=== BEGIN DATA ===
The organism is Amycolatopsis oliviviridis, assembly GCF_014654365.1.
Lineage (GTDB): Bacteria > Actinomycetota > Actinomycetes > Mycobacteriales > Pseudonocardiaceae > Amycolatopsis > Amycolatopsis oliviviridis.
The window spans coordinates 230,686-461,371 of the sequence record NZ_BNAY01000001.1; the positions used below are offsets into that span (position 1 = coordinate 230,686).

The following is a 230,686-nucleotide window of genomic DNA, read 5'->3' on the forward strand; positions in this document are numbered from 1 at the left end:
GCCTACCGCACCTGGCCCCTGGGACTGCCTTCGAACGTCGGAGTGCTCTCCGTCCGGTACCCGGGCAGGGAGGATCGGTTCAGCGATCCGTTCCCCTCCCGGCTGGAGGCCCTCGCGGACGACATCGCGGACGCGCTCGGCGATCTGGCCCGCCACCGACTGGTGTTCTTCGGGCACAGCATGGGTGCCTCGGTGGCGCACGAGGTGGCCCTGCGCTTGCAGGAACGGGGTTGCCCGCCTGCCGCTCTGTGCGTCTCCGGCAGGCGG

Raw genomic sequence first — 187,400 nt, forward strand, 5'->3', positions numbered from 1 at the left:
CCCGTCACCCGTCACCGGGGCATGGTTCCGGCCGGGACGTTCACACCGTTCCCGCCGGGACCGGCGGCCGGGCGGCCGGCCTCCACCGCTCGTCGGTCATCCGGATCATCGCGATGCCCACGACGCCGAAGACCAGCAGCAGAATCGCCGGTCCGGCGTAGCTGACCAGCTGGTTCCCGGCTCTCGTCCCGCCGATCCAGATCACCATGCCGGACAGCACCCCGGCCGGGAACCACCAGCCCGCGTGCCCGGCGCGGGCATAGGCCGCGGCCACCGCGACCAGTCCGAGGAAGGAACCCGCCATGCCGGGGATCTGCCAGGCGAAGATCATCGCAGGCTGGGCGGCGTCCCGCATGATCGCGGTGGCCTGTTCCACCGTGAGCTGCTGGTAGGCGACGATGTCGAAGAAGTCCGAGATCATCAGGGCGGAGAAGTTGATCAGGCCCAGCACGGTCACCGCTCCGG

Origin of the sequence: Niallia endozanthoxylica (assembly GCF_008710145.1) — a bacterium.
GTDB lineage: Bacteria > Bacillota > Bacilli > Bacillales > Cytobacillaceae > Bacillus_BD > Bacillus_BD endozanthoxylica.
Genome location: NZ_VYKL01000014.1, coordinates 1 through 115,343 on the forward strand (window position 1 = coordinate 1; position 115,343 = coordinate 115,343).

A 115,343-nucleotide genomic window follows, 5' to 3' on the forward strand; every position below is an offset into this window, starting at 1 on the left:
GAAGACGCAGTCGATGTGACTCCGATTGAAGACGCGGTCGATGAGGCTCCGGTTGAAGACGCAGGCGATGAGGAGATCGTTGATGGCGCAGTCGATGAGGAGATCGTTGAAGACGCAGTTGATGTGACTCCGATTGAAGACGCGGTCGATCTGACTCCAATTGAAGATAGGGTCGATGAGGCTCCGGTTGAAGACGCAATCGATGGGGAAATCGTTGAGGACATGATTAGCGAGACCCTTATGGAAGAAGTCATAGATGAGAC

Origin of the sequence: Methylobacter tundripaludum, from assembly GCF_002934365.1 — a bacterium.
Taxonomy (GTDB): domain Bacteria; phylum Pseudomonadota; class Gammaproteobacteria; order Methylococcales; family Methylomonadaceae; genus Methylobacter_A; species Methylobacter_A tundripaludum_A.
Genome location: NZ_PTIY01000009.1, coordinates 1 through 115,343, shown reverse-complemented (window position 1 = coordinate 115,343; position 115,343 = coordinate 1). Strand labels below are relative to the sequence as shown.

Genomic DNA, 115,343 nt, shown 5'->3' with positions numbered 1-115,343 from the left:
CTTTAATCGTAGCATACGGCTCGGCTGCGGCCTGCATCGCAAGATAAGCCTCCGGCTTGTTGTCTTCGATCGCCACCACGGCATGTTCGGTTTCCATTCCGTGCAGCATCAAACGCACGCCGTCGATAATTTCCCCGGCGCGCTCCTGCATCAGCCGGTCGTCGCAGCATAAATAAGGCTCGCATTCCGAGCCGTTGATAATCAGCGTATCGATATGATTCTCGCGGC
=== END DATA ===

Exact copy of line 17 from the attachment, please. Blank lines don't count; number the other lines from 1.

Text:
CTTTAATCGTAGCATACGGCTCGGCTGCGGCCTGCATCGCAAGATAAGCCTCCGGCTTGTTGTCTTCGATCGCCACCACGGCATGTTCGGTTTCCATTCCGTGCAGCATCAAACGCACGCCGTCGATAATTTCCCCGGCGCGCTCCTGCATCAGCCGGTCGTCGCAGCATAAATAAGGCTCGCATTCCGAGCCGTTGATAATCAGCGTATCGATATGATTCTCGCGGC